Price difference between NRAS and non-NRAS Property.

Hello, I am new here so if this was discussed before please forgive me.

I am searching for a NRAS property as IP. They seem very attractive, based on the figures I read.

I noticed something interesting.

This one is NRAS approved for 339k. 2 br Apartment.

Others, including townhouses, without NRAS approval statement, are 20k-60k cheaper:

Reading it carefully, I think the actual price for similiar apartments is < 305k, which makes the price difference >34k:

Could someone tell me the reason for such a difference? Thanks in advance.
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theres lots of possible reasons why NRAS properties might be more expensive, the admin around meeting NRAS requirments might add something to the build price, or perhaps the marketing agents know about the tax benifits/grants etc and decide to capitalise these into the price and take a larger commission/profit.

In the end, these are asking prices, what they actually sell for might be quite diferent. There might be a diferential, or there might not be. A lot of people recomend not buying an investment just for the tax benefits, so make sure your investment stacks up in other ways before calculating the effect it will have on your tax etc. Note, resale value for NRAS isnt really tested yet, and as they can only be sold to investors, this might limit the market, and perhaps the price a little (theres no emotional wannabe homeowners bidding the price up)....
And, Welcome! by the way... You can also use the search button and see where else NRAS is mentioned in the forum.

Thanks tobe for the explanation and greeting. It draws a more realistic picture for NRAS properties.

I found the same NRAS propert from another NRAS agnet and the asking price is the same. (339k)

For people who might be interested in searching for NRAS properties, here is a link:

there should be no price differenc,e the product is the product regardless of the tenant, unless you want to start talking cap rates and commercial lends based on the tenancy rental agreement as per a factory / retail / office loan - resi is resi and anyone charging more (or paying more) for NRAS are doing themselves a disservice
Don’t buy if a NRAS property is more expensive than a similar non-NRAS one in the same area. You buy the property, not the NRAS scheme (or FHOG, stamp duty exemption... for that matter).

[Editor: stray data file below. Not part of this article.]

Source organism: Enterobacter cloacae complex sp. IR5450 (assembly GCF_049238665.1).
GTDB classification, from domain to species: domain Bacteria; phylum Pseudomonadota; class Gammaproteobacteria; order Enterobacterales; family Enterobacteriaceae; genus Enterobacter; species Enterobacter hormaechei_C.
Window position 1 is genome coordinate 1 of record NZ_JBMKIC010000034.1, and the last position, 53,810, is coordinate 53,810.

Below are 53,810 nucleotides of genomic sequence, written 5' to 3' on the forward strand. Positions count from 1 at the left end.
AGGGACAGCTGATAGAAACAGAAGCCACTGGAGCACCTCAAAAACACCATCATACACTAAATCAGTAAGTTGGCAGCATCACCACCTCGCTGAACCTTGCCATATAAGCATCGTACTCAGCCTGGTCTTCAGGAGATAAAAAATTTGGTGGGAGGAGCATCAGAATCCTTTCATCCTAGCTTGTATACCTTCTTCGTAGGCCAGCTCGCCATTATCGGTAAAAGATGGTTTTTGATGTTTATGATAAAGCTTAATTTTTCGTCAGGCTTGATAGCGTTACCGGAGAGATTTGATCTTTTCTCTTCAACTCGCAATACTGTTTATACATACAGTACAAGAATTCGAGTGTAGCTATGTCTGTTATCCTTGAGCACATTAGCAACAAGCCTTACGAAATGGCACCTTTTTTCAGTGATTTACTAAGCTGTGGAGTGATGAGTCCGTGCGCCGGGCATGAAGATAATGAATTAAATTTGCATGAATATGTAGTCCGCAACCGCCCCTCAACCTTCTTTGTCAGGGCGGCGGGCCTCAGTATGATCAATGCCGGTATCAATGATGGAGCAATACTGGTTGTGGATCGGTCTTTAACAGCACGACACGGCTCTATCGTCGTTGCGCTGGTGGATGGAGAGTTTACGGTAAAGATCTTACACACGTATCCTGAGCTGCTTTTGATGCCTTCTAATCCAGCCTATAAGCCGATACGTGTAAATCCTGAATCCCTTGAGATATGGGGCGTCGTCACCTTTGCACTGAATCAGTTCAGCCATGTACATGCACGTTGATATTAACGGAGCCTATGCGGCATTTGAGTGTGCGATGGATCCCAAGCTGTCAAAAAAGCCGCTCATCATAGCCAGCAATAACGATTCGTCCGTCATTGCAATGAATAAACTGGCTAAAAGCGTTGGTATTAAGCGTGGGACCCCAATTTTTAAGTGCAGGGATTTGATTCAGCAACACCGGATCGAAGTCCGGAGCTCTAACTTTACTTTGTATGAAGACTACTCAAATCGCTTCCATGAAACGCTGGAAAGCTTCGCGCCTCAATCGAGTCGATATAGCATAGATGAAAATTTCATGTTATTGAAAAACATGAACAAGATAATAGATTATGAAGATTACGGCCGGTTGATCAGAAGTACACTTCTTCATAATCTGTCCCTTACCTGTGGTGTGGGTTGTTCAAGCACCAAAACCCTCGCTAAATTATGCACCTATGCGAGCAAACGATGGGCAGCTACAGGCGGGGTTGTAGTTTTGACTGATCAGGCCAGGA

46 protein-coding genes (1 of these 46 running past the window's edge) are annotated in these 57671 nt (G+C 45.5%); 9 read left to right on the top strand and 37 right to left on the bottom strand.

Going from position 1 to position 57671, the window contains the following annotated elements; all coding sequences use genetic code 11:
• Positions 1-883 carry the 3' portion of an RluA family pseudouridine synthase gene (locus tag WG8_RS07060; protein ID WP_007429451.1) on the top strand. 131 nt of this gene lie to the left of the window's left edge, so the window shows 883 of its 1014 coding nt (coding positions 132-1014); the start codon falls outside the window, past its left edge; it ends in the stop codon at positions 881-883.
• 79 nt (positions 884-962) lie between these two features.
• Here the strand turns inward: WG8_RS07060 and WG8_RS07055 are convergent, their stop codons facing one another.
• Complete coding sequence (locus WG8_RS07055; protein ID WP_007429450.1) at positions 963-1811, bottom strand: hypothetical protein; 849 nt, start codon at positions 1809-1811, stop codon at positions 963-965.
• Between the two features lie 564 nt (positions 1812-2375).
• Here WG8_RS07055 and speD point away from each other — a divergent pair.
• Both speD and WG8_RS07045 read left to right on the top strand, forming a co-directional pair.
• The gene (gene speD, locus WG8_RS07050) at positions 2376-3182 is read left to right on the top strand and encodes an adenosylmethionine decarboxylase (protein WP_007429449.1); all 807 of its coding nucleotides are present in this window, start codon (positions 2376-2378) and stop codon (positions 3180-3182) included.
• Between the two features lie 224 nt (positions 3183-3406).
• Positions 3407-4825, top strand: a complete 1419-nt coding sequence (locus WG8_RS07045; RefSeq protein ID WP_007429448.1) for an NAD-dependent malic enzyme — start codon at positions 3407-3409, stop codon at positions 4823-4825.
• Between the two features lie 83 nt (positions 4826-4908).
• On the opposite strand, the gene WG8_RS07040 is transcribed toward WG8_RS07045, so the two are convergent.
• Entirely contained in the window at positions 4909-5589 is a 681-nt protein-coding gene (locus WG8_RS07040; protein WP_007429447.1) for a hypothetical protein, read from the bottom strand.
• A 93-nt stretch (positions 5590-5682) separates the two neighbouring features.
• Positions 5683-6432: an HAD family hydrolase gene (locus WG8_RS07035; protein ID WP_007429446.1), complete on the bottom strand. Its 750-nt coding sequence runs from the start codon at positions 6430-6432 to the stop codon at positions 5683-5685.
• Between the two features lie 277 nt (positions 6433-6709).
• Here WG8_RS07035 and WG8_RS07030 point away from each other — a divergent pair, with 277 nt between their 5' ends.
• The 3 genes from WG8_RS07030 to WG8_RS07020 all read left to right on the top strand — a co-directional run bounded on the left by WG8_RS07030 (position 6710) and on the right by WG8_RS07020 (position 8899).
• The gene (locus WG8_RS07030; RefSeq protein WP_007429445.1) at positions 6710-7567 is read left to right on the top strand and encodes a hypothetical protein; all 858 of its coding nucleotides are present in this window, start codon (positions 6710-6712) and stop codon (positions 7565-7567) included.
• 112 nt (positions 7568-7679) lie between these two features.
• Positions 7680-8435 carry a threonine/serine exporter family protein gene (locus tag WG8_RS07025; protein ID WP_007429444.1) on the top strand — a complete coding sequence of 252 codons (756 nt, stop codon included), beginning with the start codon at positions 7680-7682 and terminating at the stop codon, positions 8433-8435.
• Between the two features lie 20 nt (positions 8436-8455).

People often forget that NRAS buying is no different to normal buying i.e you should always do your DD through comparables.

Price can be negotiated even for NRAS. I've done it at least once.

The law of supply and demand works in any market including NRAS. Maybe the seller felt that the demand for their NRAS properties is greater than for non-NRAS so they jacked up their prices.

Note, resale value for NRAS isnt really tested yet, and as they can only be sold to investors, this might limit the market, and perhaps the price a little (theres no emotional wannabe homeowners bidding the price up)....

This is incorrect. You can opt out of NRAS for any reason e.g. to sell it on the open market or use it as your PPOR. Obviously by doing so you’ll lose a portion of the grant in that tax year.
Thanks Tobe. I enjoyed reading the thread you pointed. Was euro73 you refer to as the NRAS specialist?

I cant vouch for his credentials, or possible bias. This is an internet forum remember.... You can private message him, or email him, he may not be on the forum to see this discusssion and add his view.
Some explanation

One agent told me some NRAS properties come with "turn-key" solution which is worth ~30k.

I think it is reasonable for new houses. I am not sure about new apartments. Does it apply?
NRAS Incentives cost no more than 5 or 10K for a developer to secure, and there's really no excuse for a developer to jack prices up on NRAS stock. In many cases the developers have paid less than 5K to secure the incentives.

The issues around valuation inconsistencies continues to revolve around a combination of inflated marketing fees, conservative valuers, and developers doing what anyone in a capitalist market tries to do- get as much as they can for a product they perceive to carry more value.
This is what one of the marketing guy told me...
Prices are non-negotiable as they are very well priced, so one of the key components of your decision making process is to ‘get a discount’, then I suggest that you forget about NRAS and look on the second hand market for fixer uppers and renovator’s delights as their vendors will be much more obliging and represent better value for money according to your budget and purchasing criteria.*If however, you wish to look at something new and high quality, you must be prepared to pay fair price as listed and I can help with that.
When I showed him similar properties advertised for less in a different development then they throw the comparing apples with apples clause!
Seriously how many different apples are there? :)